Beyoncé Toronto concert review: Joy, healing, release


You saw us in the rainy streets and in Union Station, stuffing it to the brim in a sea of sparkle. You saw us on your social media feeds bedazzled to the gawds.

We are the BeyHive.

On Saturday, Beyoncé Giselle Knowles-Carter — the most Grammy-awarded artist in history — began the North American leg of her Renaissance World Tour in Toronto, performing the first of two shows to a sold-out Rogers Centre.

I’ve attended several Beyoncé tours, including On the Run and Formation. Before each of her concerts, I always feel the same emotions: shock, then disbelief and, finally, a crashing wave of gratitude.

On Saturday, I was emotional from the time I woke up to the time I arrived at the venue. I cried on the GO Train; I cried at the Rabba; I cried by the entrance to Union Station, likely scaring any tourists eyeing me from the Fairmont hotel across the street.

You see, for me, and so many others, Beyoncé is more than an artist. She’s a source of joy and a catalyst for motivation and self-love.

When you have a presence like that, the vibe at your show is bound to be inviting.

“You ready to dance?” a fellow fan asked me as we waited for the show to begin.

“You already know!” I responded, and off we went, chatting about our favourite songs, our outfits, and if we thought Blue Ivy — Beyoncé’s oldest daughter — would perform alongside Bey that night. Our conversation attracted other people, and soon, we were a group of six exchanging social media handles and phone numbers. Some people worry about going to shows alone, but I love going to Beyoncé concerts by myself — I always leave with more additions to my community.

Then the lights went down, and the show began.

As Beyoncé opened with powerhouse ballad, “Dangerously In Love,” the crowd erupted. Couples filled the gaps between themselves; friends fell into each other’s arms.

Previous Beyoncé concerts have had stricter choreography and overall rigour, but the Renaissance tour is all about letting loose. It’s okay if you miss a moment on the stage because you’ll still feel it. That’s what happened to me. In the age of capturing everything, I only recorded about 2 per cent of the show. My phone stayed in my purse as my hips swayed and my voice skyrocketed through the roof (sorry to everyone around me). I was set free by Beyoncé, releasing “my wiggle” as she sings in “Break My Soul.”

Then came the healing.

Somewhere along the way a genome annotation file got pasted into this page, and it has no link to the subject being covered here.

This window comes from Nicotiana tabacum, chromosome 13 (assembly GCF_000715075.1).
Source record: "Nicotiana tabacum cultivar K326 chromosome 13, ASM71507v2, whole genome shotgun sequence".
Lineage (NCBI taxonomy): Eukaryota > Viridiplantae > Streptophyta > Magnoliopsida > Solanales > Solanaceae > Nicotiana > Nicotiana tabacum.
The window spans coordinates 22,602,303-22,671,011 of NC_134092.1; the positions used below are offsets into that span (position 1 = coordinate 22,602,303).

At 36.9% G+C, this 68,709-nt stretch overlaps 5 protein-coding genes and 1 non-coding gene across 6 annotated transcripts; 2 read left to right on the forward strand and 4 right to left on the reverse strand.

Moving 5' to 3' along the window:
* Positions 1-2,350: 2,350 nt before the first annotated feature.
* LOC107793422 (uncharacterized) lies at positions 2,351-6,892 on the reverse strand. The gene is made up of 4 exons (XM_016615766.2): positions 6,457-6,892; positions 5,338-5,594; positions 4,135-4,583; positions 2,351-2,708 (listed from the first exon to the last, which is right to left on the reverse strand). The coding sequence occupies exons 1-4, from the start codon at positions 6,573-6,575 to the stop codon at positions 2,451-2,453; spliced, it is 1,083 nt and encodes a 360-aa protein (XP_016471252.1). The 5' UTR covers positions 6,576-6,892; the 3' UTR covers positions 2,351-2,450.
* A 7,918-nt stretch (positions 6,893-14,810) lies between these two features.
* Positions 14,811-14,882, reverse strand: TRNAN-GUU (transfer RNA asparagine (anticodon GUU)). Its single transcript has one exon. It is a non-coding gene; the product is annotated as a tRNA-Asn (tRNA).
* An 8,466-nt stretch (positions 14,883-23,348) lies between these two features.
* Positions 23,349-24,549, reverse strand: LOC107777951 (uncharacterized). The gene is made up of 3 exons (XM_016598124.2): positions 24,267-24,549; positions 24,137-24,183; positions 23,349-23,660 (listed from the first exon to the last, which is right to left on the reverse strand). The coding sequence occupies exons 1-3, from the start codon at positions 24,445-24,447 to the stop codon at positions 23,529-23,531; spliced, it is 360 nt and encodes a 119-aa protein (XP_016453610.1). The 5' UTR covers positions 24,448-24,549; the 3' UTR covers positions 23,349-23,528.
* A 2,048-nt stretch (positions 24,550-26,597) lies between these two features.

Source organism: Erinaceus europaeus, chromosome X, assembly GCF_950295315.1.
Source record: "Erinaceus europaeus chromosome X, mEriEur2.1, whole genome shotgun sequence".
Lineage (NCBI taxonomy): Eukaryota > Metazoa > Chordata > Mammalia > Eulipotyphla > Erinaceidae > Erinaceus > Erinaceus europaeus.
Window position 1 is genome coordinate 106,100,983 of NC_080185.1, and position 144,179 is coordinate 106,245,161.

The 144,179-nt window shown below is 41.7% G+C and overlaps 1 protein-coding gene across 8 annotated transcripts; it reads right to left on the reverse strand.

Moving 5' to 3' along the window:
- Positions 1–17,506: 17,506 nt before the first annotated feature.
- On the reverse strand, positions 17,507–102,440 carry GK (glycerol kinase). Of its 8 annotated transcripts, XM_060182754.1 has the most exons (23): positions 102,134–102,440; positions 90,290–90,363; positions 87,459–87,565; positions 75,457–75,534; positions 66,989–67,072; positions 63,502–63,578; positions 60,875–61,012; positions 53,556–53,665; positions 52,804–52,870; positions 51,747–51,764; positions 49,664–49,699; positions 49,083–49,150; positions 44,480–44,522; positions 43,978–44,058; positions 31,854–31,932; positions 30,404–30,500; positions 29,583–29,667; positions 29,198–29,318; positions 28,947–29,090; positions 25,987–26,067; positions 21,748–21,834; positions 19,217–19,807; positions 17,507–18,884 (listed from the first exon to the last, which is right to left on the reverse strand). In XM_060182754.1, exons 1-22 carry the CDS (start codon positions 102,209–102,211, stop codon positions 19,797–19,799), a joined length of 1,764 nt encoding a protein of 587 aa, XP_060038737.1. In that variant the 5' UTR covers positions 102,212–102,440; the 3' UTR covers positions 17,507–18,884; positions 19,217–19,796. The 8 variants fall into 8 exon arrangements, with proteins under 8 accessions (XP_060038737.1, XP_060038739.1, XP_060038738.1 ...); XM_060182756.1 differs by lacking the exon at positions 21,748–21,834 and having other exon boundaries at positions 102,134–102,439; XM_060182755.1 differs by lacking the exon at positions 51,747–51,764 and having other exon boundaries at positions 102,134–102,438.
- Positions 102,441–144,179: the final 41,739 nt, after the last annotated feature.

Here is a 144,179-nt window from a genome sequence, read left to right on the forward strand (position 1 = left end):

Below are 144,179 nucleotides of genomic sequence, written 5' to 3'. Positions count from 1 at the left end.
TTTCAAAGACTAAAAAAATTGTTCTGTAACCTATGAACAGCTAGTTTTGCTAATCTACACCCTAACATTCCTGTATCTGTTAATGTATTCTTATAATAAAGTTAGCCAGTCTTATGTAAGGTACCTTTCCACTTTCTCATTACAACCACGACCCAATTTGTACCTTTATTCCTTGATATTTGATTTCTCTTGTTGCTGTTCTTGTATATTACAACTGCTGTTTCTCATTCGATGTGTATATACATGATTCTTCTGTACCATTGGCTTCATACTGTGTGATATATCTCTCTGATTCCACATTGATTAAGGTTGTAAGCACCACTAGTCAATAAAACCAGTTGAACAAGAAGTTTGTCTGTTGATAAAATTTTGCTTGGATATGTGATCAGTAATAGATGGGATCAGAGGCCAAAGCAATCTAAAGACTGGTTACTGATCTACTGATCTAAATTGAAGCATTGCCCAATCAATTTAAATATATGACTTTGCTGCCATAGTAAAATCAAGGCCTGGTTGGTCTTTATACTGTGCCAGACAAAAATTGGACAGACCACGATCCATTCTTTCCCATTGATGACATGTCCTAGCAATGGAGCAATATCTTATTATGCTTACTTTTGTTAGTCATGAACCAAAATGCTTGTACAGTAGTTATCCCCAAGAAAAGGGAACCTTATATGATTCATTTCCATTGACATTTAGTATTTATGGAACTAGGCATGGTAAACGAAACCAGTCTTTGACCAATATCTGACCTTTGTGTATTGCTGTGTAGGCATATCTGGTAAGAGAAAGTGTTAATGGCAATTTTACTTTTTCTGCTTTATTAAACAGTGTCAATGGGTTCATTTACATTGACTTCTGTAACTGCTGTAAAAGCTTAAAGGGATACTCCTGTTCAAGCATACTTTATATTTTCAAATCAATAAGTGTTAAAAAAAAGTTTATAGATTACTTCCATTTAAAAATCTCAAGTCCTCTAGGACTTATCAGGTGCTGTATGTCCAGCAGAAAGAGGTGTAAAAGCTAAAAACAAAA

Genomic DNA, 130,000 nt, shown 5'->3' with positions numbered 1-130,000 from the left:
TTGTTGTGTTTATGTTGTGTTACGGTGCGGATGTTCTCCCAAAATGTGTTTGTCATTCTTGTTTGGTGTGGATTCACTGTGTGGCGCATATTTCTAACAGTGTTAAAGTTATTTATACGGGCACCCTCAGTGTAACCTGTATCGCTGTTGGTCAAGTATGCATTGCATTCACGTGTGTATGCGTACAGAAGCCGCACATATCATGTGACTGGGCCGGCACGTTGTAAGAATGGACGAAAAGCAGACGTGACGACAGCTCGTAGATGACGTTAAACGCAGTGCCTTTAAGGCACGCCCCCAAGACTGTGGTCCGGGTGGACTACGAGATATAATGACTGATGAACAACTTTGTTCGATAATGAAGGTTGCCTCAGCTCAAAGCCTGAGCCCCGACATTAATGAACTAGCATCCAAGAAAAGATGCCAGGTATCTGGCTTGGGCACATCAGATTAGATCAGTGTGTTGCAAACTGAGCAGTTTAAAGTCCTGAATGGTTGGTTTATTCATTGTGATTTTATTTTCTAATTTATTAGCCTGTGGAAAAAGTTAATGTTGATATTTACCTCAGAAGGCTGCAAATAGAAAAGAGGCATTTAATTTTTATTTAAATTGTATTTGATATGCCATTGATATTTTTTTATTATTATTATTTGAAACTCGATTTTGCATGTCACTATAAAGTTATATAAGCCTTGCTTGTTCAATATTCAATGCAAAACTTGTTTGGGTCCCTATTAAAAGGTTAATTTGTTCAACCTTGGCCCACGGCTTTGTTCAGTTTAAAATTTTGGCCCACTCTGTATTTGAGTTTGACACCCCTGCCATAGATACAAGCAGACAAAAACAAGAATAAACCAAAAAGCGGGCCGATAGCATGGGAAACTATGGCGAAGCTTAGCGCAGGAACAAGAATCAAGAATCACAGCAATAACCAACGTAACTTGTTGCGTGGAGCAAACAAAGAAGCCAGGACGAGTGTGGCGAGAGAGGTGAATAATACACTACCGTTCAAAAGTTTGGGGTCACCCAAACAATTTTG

Throughout the show were pockets that I believe Beyoncé crafted specifically for her Black fans, and especially for her Black LGBTQ+ fans (to whom the birth of EDM/dance music must be credited). Beyoncé uses her art to showcase our gifts both to the world and to ourselves. In her song, “Brown Skin Girl,” she encourages brown-skinned girls to cherish our unique beauty, and she always advocates for us despite the repercussions. When Amari Richardson, Bey’s dance co-captain, led the way in the “Black Parade” performance, I screamed the opening line, “I’m going back to the South… Where my roots ain’t watered down, growin’, growin’ like a Baobab tree.”

At the end of this section, Beyoncé and her team held their fists in the air and one by one around me, Black BeyHive fans did the same. In that moment of release, I wept.

Beyoncé’s show arrived when I most needed her, as the problems of the world and the daily microaggressions I face as a Black woman continue to wear me down. Last month, an anti-trans rally was held outside three Ottawa schools; a June report found “significant” bias of anti-Blackness within the York Regional Police. Homelessness remains a devastating problem nationwide, along with opioid-related deaths.

Sometimes, when the noise gets loud, we need a release. Beyoncé granted us that space.

I left my pain on the floor at the Renaissance World Tour. I sung every lyric and whipped my hair to every beat. I sweated through my glistening dress. If music is our universal language, may Beyoncé forever accompany the scribes etching our songs into history.


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